DIY or Not: That’s the Question

DIY or Not: That’s the Question

If you want to buy some items for your photography, prices are often high. It feels like the manufacturer has increased the price just because it is for photography. Sometimes, it is possible to make that item yourself. But is the DIY solution just as good?

I think you recognize the problem. You want something for your photography, and when you go shopping, prices are higher than you expected, sometimes even unreasonably high. Perhaps manufacturers know these products will sell regardless of the price. That’s how most photographers are. And it’s a great way of making a profit.

Some will find this kind of practice ridiculous or even a scam. But paying more than is necessary is something that is not only of the modern world. If you are not willing to pay more than necessary, you can do it yourself. Yes, a DIY solution.

Do It Yourself

On many occasions, it will need certain skills and perhaps even tools to make something yourself instead of buying it for a lot of money. In fact, you are probably doing almost the same thing the manufacturer is doing by buying the raw materials and building the product during the hours in your own free time. But now, you’re not paying for all the extra things like wages, advertisements, shipping, and profit margins of course. As a result, you will spend less on something that you can buy for a lot of money.

Let me give a couple of examples I have used throughout the years that I made myself to spare some expenses.

The Better Bounce Card

When using a speedlight on camera, you need to bounce the flash in order to improve the quality of the light. In a lot of situations, a ceiling is used or even a wall. A reflector card can be very helpful on those occasions. But the best light is indirect light without any spill. For that, you can use a flag. This is called directional lighting.

I bought black and white foam from the hobby store and a roll of Velcro. I cut out a couple of nice cards that I could attach to the flashgun with some Velcro. At first, I used some elastic bands, but the Velcro worked better. I made a white card and a black card, one for bouncing, the other one as a black flag. It worked like a charm.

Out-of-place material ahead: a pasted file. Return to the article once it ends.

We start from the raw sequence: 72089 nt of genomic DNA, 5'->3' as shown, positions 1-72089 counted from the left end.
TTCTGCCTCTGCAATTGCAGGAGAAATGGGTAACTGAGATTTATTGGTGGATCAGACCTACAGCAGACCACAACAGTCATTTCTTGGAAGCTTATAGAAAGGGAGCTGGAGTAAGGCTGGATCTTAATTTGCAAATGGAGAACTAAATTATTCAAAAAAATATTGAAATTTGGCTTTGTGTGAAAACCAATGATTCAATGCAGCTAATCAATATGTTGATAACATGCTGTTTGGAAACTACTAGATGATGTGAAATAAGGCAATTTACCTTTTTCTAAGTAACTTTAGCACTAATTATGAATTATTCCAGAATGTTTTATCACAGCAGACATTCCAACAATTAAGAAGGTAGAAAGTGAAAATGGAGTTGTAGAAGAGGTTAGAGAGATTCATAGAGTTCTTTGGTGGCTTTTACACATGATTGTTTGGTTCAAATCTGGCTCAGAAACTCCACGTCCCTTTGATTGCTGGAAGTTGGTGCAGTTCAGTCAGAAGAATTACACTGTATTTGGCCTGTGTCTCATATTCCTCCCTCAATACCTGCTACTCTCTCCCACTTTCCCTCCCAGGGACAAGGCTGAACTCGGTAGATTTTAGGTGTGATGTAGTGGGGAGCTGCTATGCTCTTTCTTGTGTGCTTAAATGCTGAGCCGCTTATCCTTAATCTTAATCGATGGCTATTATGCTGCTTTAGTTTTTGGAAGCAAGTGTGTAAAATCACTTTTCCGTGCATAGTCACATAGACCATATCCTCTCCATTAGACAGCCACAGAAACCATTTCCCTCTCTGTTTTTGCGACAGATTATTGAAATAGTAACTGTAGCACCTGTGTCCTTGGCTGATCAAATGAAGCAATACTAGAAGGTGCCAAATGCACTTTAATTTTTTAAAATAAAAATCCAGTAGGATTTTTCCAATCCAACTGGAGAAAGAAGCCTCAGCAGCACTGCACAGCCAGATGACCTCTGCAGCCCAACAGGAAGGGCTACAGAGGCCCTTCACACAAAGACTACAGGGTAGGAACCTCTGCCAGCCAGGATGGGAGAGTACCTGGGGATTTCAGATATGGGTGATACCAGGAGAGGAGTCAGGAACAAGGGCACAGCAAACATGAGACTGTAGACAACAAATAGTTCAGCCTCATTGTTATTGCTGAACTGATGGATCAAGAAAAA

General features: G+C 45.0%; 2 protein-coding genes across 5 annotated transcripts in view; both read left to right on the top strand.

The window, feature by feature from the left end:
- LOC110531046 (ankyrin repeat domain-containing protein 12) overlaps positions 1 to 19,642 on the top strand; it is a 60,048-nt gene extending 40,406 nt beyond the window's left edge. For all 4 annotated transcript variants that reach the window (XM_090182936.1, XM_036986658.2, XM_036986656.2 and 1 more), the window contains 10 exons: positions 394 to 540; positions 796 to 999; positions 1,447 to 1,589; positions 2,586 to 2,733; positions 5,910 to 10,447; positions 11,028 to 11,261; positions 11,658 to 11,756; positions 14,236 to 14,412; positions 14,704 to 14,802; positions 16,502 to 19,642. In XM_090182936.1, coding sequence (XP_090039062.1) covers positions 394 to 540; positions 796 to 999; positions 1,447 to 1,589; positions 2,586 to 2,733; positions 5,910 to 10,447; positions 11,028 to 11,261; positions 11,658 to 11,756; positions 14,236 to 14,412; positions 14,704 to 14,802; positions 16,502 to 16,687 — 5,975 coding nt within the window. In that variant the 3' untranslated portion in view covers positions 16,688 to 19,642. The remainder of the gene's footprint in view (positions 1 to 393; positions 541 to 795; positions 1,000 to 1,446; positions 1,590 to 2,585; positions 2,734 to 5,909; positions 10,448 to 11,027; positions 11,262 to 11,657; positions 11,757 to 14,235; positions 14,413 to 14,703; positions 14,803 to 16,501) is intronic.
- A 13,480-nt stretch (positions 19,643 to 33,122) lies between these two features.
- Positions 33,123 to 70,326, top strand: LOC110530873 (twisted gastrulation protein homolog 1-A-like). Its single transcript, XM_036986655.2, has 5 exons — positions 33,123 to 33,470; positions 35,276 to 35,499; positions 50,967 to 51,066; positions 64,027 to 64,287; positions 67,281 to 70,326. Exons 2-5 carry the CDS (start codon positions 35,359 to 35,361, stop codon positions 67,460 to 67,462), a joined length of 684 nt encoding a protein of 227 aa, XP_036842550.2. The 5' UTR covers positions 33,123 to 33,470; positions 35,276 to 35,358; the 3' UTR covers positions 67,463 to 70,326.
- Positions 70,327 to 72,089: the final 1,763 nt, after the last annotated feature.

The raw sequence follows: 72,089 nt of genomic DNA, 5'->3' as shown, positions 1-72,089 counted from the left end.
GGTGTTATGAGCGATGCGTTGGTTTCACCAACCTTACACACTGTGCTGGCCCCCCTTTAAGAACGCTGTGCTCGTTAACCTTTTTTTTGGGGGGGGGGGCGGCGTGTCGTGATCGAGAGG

I made this better bounce card myself. It sticks onto the flash gun with a piece of Velcro. It works, but doesn't look that professional, I think.

Background System

Sometimes, you need a nice backdrop for your portrait photography. I got a chance to get a couple of canvases from the secondhand store. But I needed something to hang them on. For that, I bought a plastic drain pipe from the construction market and a couple of 45-degree bends. I attached the bends to the drain pipe and placed them onto a couple of light stands. With some clamps, I was able to use the backdrop.

A drain pipe and a couple of bends and you have your own self-made background system.

Later, I replaced the bends with a Manfrotto super clamp. It was a small investment, but this way, I didn’t need to use two light stands anymore.

A Manfrotto Superclamp is very handy. I also use it for my background system. Now, I only need one light stand. But it is another step away from a DIY solution.

Heat Pads to Fight Off Condensation

Have you ever used your camera for an extended amount of time in a cold and moist environment? If you did, you probably know about the condensation that occurs when the lens temperature drops below the dew point.

To prevent condensation, it is important to keep the lens temperature above the dew point. Heating tape will help, but some heating pads can also work.

Heating pads can help you prevent the lens from cooling down below the dew point. 

Heating pads are cheap gel packs that become warm by a chemical reaction when exposed to air. These pads are often for one-time use, although there are also types that can be reactivated. Attach two heating pads onto your lens with an elastic band and the lens won’t cool down. This way, you can prevent condensation.

The Downsides of DIY

Although every DIY solution is different, there are a few general downsides. First of all, it's a makeshift solution, a hodgepodge of materials that is sometimes time-consuming to assemble on location.